I said, “Well, when a man and a woman really love each other…”
Seriously. I have a wife and four children. And I’m a Catholic priest. “Whaaat? How did you do that?” is the first response.
In the 1970′s a group of Episcopalian priests wrote to Rome asking if they could be ordained as Catholic priests even though they were married. They were aware that a precedent had been set in the 1950s when a small group of Swedish Lutheran pastors converted and were ordained. By the early 1980s the Pastoral Provision had been set up. This was a mechanism whereby a local bishop could apply to Rome for a dispensation from the vow of celibacy for suitably qualified former Anglican priests.
The Pastoral Provision continues its work for men who wish to come into full communion with the Catholic Church and be ordained. Since then the Ordinariate of the Chair of St Peter has been erected here in the United States. This follows on from the Apostolic Constitution Anglicanorum Coetibus which provided for the Anglican Ordinariate. This is a new structure which allows Christians from the Anglican tradition to have their own churches, their own liturgy, even their own seminaries and religious orders. Their pastor is called an ‘Ordinary’ because he may be a married former Anglican priest. He is not ordained as a bishop although he can wear episcopal regalia. Married former Anglican priests may also be ordained by their local Latin rite bishop for service in the Ordinariate. They will then be incardinated to the Ordinariate.
I am now receiving a good number of phone calls from men all over the world who wish to also be a “married Catholic priest.” There are, however, certain rules of eligibility so after I have listened to their conversion story I stop and ask them these questions. If you’re thinking that you want to be a married Catholic priest. Here’s the list:
- What denomination do you belong to now? If you’re other than Anglican or Lutheran your chances of being considered for ordination to the priesthood are not impossible, but slim. If you are a member of a small independent Anglican denomination and were ordained into that group your chances are not so good.
- What is your educational background? If you went to Podunck Bible College for two years and then completed a degree in underwater basket weaving your formation will probably be considered to be lacking.
- What is your work background? Experience in the church matters. Being a part time Anglican priest for six months while you worked at Home Depot is not best.
- Were you baptized as a Catholic? If you were baptized as a Catholic, then left to become a Protestant, then you are formally guilty of apostasy or schism. This usually presents an obstacle to ordination. So you Catholic guys who want to leave, become Episcopalian, get married, get ordained then come home to Rome. Sorry. It won’t work.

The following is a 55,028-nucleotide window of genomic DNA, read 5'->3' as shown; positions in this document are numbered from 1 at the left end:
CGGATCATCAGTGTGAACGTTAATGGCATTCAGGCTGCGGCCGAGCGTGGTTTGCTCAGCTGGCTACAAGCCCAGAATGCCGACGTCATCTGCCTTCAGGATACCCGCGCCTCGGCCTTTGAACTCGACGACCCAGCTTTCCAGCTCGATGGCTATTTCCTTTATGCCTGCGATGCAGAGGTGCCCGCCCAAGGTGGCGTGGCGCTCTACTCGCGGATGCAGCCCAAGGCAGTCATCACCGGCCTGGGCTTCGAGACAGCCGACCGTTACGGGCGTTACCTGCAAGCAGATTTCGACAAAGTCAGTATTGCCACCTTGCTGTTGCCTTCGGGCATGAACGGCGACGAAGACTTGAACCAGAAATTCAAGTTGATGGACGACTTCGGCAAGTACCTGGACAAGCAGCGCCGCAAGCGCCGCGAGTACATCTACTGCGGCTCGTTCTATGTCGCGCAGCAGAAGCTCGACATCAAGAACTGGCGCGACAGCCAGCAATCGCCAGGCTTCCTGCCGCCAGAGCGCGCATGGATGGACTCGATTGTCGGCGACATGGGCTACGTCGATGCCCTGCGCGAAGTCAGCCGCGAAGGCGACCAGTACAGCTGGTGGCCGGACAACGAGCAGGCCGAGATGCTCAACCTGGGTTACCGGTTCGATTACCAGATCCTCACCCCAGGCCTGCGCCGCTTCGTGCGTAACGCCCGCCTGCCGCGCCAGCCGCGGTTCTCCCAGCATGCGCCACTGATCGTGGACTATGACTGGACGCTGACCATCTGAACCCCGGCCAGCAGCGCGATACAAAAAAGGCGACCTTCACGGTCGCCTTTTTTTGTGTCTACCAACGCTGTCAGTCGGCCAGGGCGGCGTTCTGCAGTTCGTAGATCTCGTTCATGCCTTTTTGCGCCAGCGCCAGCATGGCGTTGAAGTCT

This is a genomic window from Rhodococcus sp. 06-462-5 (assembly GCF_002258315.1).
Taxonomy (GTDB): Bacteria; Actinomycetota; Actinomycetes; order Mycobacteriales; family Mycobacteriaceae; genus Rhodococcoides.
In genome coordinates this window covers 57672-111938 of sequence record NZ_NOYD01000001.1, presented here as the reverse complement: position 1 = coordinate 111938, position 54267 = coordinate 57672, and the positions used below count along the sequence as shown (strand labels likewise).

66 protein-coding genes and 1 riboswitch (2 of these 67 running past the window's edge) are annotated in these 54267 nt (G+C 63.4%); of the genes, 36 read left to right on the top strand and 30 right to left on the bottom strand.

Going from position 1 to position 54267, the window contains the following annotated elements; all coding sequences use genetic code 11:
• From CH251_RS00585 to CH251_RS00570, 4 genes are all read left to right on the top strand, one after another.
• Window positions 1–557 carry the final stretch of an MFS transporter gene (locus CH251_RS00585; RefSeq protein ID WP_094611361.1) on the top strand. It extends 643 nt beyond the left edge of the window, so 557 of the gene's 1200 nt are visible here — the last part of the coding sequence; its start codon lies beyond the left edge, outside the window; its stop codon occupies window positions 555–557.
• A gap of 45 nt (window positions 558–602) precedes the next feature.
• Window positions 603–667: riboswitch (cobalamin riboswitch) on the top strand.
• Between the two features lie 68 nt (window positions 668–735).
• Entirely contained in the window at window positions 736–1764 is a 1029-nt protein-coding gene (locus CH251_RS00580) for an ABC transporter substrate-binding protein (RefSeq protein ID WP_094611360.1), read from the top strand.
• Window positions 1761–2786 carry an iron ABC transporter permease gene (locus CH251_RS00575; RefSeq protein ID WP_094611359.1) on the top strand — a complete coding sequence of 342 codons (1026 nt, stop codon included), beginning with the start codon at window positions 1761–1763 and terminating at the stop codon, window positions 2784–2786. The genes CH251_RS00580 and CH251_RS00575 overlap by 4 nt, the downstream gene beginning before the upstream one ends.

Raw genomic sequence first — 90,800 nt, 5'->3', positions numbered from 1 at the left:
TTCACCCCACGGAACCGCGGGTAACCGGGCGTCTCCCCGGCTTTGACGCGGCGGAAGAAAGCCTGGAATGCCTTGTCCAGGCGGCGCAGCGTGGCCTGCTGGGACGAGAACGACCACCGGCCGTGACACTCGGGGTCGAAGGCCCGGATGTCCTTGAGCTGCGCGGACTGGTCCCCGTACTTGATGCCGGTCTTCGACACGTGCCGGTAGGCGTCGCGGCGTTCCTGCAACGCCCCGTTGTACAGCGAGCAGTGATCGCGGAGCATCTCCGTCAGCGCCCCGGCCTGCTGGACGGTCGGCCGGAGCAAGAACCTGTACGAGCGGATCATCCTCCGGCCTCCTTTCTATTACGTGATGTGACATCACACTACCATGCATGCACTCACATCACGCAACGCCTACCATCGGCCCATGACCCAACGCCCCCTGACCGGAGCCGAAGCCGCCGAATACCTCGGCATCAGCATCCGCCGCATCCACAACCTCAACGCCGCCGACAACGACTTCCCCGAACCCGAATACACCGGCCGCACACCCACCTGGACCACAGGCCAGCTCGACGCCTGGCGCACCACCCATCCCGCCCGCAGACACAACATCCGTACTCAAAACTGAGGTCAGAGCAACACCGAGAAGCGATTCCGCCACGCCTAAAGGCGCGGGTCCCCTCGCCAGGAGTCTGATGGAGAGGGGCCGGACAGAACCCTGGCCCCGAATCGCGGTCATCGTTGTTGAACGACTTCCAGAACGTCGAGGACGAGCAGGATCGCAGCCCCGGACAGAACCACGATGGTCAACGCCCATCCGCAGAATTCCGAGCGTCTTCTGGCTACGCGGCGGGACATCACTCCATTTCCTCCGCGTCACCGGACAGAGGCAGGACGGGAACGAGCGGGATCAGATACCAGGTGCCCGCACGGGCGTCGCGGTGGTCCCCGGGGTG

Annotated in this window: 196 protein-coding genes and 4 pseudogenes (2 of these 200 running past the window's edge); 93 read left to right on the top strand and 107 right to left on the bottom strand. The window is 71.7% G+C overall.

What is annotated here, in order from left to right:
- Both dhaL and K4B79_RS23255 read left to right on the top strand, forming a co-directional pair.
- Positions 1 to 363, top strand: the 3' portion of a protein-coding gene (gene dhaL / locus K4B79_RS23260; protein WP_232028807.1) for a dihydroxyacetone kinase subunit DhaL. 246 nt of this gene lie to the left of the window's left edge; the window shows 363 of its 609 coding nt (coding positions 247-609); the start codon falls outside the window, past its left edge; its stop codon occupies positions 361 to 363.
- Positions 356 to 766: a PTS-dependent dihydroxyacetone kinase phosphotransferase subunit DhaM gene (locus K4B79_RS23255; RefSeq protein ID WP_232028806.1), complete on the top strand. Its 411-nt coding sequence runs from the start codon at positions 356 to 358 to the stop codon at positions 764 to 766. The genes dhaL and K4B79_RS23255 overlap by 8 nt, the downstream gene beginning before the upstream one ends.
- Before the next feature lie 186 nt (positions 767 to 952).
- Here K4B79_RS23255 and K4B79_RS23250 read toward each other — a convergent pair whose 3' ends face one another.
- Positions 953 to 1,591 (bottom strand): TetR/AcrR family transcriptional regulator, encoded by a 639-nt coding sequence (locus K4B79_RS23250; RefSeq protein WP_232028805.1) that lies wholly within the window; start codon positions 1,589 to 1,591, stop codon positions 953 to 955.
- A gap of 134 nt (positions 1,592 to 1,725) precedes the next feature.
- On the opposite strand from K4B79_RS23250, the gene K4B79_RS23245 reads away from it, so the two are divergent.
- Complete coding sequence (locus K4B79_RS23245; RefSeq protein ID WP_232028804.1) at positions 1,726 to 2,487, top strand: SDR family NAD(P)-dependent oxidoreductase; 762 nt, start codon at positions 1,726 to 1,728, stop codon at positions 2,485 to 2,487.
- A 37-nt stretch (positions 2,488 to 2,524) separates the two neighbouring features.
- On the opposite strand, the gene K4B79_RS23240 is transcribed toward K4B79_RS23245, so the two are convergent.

- Were you ever received into the Catholic Church then left? Same thing as number 3. Being guilty of formal schism or apostasy is an impediment to ordination.
- Were you or your wife married before, and is that former spouse still living? If you are in an irregular marriage your application will not be approved. In fact, you’ll have to have the marriage sorted out before you are received into the Catholic Church. It is possible that you might be approved if you go through the process to seek a decree of nullity for the former marriage from the Catholic Tribunal, but it’s complicated. An annulment from an Anglican diocese or some other authority doesn’t count.
- Were you ordained as a Catholic priest then left to get married? The pastoral provision does not provide for men in this situation.
In most situations the advice is, “If you are called to the Catholic Church, then obey the call and become a Catholic. The call to be a priest is a different call which must be discerned once you are in the Catholic Church. Come on home and buckle your seat belt. You may soon be experiencing some turbulence.”
What kind of turbulence? There are lots of problems. Many Catholic bishops still don’t know about the Pastoral Provision. They’re worried that they won’t be able to support a married man with children. They can hardly keep up with all the different stripes of Catholic–much less know about all the many different Protestant groupings. The bishop might be liberal and suspect the convert is a dangerous conservative, or the bishop might be conservative and be opposed to the idea of married priests. There may be delays with paperwork, personality clashes, financial insecurities.
I waited ten years before the door opened for ordination. If you’re thinking of going this route be prepared for a bumpy ride.